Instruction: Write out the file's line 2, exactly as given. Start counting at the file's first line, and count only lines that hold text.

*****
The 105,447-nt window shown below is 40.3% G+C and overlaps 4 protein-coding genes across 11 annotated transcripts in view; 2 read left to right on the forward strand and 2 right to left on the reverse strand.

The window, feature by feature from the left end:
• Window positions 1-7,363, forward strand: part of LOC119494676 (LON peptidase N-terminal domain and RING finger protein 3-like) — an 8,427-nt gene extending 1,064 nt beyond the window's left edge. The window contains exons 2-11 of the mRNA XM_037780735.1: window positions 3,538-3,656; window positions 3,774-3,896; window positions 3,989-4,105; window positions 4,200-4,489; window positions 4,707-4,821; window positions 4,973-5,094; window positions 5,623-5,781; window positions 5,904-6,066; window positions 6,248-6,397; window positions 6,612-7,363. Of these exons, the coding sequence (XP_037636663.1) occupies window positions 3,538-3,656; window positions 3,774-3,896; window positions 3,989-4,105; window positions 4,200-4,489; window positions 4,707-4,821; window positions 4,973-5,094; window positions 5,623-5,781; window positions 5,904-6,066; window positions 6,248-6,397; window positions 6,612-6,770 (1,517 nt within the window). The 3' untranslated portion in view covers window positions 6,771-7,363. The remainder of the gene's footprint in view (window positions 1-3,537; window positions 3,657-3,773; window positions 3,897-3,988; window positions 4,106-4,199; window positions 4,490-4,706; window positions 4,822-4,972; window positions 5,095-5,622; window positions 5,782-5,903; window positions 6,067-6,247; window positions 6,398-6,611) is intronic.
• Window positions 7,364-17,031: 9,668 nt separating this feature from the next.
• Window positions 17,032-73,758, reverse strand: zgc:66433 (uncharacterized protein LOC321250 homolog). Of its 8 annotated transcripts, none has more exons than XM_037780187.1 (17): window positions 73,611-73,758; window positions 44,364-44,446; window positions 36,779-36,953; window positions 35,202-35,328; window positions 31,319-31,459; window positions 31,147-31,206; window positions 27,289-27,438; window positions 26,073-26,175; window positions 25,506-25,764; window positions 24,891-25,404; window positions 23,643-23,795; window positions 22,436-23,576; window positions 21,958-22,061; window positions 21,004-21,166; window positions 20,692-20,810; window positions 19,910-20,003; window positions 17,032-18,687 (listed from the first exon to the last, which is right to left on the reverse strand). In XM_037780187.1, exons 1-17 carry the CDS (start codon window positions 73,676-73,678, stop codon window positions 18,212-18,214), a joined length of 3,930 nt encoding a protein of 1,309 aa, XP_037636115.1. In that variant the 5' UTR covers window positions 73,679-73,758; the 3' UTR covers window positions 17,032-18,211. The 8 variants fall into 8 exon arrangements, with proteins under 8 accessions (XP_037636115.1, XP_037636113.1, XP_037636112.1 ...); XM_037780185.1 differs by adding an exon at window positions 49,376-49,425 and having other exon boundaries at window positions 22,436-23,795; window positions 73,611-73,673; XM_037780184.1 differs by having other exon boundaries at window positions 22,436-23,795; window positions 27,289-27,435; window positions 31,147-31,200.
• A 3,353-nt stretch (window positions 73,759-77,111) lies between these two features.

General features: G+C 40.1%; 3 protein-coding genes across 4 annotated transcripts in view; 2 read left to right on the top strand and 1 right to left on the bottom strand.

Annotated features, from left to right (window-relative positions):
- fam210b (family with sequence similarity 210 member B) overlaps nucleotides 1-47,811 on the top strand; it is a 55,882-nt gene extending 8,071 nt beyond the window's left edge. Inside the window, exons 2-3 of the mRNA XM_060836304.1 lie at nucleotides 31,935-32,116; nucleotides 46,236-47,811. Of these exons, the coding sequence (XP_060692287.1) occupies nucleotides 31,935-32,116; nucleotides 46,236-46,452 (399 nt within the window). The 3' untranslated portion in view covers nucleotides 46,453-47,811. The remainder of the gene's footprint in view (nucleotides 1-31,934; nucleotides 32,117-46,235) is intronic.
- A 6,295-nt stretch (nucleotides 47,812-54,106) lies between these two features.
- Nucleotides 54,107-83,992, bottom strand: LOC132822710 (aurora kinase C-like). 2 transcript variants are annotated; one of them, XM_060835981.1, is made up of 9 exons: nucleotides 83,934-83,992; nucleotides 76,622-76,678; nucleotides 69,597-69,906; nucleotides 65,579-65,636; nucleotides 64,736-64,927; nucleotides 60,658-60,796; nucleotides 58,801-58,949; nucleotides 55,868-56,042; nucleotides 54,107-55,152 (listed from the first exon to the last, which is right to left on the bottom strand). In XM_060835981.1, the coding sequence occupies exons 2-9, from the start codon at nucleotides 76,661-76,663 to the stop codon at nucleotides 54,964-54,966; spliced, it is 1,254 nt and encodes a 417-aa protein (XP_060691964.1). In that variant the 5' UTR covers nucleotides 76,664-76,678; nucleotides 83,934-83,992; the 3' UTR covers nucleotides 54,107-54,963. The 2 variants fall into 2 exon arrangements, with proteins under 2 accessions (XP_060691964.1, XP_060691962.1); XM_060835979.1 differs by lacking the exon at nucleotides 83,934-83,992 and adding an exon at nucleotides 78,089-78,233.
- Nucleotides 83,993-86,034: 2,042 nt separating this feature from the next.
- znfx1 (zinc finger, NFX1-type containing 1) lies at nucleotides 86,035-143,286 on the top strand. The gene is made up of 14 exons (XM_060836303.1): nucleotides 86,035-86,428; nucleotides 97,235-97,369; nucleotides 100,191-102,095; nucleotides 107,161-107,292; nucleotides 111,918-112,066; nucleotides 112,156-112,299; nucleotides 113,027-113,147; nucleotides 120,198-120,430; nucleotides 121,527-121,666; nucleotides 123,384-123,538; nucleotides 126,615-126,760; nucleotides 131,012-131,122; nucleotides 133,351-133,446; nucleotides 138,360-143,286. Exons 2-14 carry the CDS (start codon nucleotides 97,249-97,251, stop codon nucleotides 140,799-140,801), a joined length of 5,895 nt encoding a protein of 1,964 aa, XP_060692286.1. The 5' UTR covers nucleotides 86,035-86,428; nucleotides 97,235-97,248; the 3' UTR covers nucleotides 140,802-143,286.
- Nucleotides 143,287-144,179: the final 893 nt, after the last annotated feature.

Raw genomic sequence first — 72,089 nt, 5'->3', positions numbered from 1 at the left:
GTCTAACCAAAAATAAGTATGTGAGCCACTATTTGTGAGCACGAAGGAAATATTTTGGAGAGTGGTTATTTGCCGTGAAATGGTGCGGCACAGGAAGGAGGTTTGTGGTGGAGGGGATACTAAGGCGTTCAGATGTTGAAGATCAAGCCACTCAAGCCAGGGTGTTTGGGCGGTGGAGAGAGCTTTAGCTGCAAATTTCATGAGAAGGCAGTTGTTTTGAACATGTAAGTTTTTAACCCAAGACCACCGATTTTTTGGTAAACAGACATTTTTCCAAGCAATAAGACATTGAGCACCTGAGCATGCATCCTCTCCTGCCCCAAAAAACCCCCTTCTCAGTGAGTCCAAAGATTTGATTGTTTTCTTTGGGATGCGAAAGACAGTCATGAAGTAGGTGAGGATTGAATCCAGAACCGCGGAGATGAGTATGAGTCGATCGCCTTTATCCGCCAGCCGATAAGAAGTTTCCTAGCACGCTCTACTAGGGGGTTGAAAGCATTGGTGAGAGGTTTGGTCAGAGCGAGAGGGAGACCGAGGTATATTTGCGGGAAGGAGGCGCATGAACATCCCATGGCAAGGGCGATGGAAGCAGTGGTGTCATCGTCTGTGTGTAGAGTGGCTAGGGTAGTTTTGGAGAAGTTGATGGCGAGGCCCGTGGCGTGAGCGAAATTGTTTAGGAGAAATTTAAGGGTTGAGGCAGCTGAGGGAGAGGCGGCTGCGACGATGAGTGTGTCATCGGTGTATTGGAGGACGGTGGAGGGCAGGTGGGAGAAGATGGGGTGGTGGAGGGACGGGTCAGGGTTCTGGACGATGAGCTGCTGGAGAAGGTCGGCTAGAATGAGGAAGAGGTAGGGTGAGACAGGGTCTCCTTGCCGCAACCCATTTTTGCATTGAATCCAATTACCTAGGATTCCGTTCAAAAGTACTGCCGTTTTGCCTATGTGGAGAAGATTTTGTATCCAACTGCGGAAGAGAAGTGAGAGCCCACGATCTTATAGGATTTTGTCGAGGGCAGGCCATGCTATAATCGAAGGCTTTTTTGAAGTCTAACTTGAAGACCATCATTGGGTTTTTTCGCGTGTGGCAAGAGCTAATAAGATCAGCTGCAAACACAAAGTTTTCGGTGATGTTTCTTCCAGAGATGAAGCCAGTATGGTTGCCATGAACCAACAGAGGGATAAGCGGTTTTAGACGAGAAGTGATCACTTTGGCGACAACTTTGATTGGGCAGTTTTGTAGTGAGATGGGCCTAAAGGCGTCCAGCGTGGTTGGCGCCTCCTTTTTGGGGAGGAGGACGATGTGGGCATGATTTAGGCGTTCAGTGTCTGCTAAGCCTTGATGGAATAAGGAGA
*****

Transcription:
The window, feature by feature from the left end: